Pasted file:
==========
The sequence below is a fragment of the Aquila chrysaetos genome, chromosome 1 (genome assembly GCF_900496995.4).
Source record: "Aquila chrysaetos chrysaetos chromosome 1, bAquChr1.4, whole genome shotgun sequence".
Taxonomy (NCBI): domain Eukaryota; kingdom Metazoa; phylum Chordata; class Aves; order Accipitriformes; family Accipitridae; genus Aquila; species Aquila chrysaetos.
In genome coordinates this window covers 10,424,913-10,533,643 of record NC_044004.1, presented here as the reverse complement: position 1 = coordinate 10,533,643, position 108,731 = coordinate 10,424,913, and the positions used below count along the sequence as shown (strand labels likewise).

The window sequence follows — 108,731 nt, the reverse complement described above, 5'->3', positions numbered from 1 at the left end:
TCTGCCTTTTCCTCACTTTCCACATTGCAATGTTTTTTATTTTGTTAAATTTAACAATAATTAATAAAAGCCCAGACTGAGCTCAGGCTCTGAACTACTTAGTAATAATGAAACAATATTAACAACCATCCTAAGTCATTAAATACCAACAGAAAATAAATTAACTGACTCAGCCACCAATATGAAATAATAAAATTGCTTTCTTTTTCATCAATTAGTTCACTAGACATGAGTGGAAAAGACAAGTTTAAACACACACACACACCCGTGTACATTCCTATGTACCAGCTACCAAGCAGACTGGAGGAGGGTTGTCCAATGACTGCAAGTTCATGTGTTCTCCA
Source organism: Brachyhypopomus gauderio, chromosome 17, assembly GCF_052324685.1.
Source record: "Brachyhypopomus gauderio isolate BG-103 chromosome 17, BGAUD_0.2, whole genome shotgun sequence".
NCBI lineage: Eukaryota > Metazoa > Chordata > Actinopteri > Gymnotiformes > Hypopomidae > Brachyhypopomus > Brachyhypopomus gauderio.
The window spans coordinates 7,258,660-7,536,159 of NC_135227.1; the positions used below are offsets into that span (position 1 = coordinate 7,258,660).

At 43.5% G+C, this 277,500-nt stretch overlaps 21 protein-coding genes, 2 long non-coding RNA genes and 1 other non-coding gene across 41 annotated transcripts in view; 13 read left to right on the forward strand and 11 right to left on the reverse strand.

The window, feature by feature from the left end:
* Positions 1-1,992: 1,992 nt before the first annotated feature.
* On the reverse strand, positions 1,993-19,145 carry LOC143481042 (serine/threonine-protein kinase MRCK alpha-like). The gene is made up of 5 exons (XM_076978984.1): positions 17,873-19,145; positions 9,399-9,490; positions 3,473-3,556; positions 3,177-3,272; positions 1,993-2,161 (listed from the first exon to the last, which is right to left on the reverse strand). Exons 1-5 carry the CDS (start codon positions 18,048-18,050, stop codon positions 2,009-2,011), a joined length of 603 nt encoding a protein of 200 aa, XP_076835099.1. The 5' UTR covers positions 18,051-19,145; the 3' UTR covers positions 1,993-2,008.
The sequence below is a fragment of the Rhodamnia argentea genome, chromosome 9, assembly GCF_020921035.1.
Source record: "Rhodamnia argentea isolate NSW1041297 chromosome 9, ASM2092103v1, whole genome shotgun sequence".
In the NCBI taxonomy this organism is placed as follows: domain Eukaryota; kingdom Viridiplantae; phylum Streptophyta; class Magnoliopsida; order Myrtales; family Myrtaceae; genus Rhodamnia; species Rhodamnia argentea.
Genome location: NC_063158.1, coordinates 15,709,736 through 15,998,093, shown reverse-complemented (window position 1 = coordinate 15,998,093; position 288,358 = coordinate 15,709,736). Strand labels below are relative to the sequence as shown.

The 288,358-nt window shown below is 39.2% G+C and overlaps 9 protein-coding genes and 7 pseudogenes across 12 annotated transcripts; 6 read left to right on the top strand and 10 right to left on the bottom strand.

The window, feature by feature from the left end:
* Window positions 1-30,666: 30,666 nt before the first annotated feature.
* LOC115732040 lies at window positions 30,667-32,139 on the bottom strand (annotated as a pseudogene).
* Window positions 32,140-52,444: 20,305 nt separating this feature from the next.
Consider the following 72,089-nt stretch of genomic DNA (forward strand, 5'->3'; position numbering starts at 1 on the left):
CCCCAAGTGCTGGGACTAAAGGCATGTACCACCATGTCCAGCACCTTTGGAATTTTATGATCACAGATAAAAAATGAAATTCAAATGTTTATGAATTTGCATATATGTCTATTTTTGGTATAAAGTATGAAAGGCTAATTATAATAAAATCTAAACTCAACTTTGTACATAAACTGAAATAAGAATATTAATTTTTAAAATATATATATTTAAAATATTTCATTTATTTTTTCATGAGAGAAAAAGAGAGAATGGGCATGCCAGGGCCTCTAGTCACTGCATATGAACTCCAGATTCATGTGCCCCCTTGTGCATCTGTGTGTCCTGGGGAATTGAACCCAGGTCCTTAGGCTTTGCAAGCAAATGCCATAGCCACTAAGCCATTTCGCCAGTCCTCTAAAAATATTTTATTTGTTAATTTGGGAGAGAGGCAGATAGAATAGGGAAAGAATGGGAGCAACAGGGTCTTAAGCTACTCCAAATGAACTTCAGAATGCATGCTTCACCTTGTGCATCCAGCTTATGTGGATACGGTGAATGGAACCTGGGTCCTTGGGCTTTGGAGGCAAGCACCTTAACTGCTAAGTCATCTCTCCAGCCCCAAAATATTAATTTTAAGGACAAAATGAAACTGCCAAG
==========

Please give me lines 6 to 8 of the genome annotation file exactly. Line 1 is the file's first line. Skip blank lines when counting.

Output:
TCTGCCTTTTCCTCACTTTCCACATTGCAATGTTTTTTATTTTGTTAAATTTAACAATAATTAATAAAAGCCCAGACTGAGCTCAGGCTCTGAACTACTTAGTAATAATGAAACAATATTAACAACCATCCTAAGTCATTAAATACCAACAGAAAATAAATTAACTGACTCAGCCACCAATATGAAATAATAAAATTGCTTTCTTTTTCATCAATTAGTTCACTAGACATGAGTGGAAAAGACAAGTTTAAACACACACACACACCCGTGTACATTCCTATGTACCAGCTACCAAGCAGACTGGAGGAGGGTTGTCCAATGACTGCAAGTTCATGTGTTCTCCA
Source organism: Brachyhypopomus gauderio, chromosome 17, assembly GCF_052324685.1.
Source record: "Brachyhypopomus gauderio isolate BG-103 chromosome 17, BGAUD_0.2, whole genome shotgun sequence".